The Washington Post Publisher Fred Ryan emailed White House National Security Adviser Jake Sullivan on Monday with an “urgent request on behalf of” his paper, The New York Times and The Wall Street Journal.

Ryan requested to have the publications’ “204 journalists, support staff and families transported by US Military from the civilian side of the Kabul airport to the military side of the airport where they can be safe as they await evacuation flights.”

“They are currently in danger and need the US government to get them to safety,” Ryan wrote. “Please advise as to how best to proceed.”

Later within the day, The Times published a separate group assertion signed by the publishers of every of the three papers and addressed particularly to Biden. The assertion asks the President for protected entry for his or her Afghan colleagues to a US-controlled airport, protected passage by way of a protected entry gate and facilitated air motion out of Afghanistan.
Satellite pictures have proven vital crowds of individuals and visitors jams close to the Kabul International Airport and on the tarmac. Witnesses at Hamid Karzai International Airport told CNN that hundreds of individuals have been there hoping to board flights in another country.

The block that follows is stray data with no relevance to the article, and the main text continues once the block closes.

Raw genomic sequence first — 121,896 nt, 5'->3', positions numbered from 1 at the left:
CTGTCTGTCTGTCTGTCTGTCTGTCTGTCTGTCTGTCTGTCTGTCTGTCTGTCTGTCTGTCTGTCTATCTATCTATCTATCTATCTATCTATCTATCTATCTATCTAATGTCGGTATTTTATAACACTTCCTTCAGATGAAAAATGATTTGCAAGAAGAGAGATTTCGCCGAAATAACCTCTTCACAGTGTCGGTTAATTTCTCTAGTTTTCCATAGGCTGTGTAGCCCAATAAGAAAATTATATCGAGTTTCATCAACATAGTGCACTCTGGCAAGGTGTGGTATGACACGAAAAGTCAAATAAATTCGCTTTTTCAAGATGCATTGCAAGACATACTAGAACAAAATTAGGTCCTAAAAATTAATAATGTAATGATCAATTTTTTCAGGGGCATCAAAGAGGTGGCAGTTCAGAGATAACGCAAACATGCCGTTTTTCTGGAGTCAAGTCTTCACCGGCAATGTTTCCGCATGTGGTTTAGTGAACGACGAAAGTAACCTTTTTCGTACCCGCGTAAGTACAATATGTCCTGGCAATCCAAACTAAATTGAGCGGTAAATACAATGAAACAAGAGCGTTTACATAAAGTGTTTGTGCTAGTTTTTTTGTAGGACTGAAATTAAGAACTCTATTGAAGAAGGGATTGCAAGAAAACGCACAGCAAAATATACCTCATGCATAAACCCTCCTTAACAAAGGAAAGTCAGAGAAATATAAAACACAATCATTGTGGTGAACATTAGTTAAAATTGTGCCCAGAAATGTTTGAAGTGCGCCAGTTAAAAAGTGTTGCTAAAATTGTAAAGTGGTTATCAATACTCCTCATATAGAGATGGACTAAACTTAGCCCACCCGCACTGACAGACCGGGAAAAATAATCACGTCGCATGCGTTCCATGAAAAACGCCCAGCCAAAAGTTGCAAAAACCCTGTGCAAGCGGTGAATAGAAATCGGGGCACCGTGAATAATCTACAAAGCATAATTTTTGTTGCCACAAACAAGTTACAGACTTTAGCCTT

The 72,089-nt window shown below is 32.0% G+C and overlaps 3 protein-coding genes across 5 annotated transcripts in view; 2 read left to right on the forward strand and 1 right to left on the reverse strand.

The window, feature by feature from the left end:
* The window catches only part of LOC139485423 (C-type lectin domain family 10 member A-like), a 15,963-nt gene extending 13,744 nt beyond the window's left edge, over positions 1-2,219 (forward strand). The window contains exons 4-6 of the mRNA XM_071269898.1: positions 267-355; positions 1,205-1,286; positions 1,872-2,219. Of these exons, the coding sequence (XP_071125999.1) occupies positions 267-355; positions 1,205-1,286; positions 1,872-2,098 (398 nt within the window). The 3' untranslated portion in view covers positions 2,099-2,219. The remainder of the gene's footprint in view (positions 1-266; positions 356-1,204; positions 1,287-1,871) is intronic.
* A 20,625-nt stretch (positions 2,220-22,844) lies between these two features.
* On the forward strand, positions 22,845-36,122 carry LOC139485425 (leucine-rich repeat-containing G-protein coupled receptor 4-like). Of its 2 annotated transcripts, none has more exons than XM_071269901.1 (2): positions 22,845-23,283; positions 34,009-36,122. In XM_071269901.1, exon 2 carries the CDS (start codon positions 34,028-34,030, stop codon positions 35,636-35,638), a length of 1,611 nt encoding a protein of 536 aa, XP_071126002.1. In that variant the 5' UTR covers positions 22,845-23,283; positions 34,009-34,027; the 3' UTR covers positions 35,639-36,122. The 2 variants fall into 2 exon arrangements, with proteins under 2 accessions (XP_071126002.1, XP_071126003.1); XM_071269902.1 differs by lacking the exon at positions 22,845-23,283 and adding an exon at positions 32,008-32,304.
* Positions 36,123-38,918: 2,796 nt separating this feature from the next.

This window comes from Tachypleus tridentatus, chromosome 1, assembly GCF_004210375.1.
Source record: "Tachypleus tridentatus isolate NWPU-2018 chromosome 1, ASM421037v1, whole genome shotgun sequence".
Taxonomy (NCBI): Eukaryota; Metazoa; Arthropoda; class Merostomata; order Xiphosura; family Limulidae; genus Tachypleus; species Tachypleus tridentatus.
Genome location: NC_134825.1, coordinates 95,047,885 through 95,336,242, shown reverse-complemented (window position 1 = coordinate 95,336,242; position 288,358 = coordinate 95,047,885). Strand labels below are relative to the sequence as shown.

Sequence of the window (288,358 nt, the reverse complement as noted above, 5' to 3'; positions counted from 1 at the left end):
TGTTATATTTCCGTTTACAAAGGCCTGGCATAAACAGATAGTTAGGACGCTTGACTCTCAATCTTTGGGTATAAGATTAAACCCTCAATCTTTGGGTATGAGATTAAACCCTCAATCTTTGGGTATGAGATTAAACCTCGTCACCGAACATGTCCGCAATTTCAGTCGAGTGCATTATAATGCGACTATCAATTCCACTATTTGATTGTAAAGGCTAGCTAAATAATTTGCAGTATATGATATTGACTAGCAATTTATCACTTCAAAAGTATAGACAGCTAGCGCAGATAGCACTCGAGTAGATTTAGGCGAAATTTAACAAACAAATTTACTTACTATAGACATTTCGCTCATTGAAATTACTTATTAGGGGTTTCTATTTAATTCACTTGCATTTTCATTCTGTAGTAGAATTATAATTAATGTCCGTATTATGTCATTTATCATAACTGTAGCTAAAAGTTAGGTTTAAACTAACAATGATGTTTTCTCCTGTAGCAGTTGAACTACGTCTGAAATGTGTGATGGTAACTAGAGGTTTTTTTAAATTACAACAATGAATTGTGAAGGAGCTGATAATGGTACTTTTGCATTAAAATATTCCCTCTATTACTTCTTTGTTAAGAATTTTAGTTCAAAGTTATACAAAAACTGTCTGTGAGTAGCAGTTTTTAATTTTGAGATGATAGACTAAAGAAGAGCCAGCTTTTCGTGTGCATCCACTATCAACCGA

Almar Latour, CEO of Dow Jones and Company and publisher of The Journal, echoed the urgency of Ryan’s plea for help in a press release to CNN.

“We can’t overemphasize the urgency of the situation,” Latour stated. “Right now we are focused on seeking safe passage for our Afghan colleagues and their families who even now are bearing witness to events on the ground. We need the immediate support of the US government in bringing them to safety.”

The Committee to Protect Journalists’ Executive Director Joel Simon just lately made a case for serving to the Afghan journalists “who do the lion’s share of the reporting for international news organizations, which have shrunk their bureaus as the American presence has diminished.”

“[U]nless the U.S. government intervenes to bring them to safety, an entire generation of reporters will be lost,” Simon wrote in an op-ed in The Washington Post final week.
Last month, the CPJ and US media organizations asked the Biden administration for humanitarian help and emergency visas for Afghan journalists. Signers of that July 20 letter included The Post, The Journal’s mum or dad firm Dow Jones and The Times in addition to CNN.

“It is appalling that despite timely efforts to secure the safety of these local journalists who made so much of that reporting possible, they are being left to fend for themselves,” Gypsy Guillén Kaiser, the CPJ’s advocacy and communications director, stated in a press release to CNN.

The National Security Council and the White House didn’t instantly reply to CNN’s requests for remark. Biden stated in a speech from the White House East Room Monday that the US is “increasing refugee entry to cowl different susceptible Afghans who labored for our embassy, US non-government businesses, or US non-governmental organizations and Afghans who in any other case are at nice threat in US information businesses.

– CNN’s DJ Judd, Paul P. Murphy, Clarissa Ward, Brent Swails, Ivana Kottasová and Kaitlan Collins contributed to this report.


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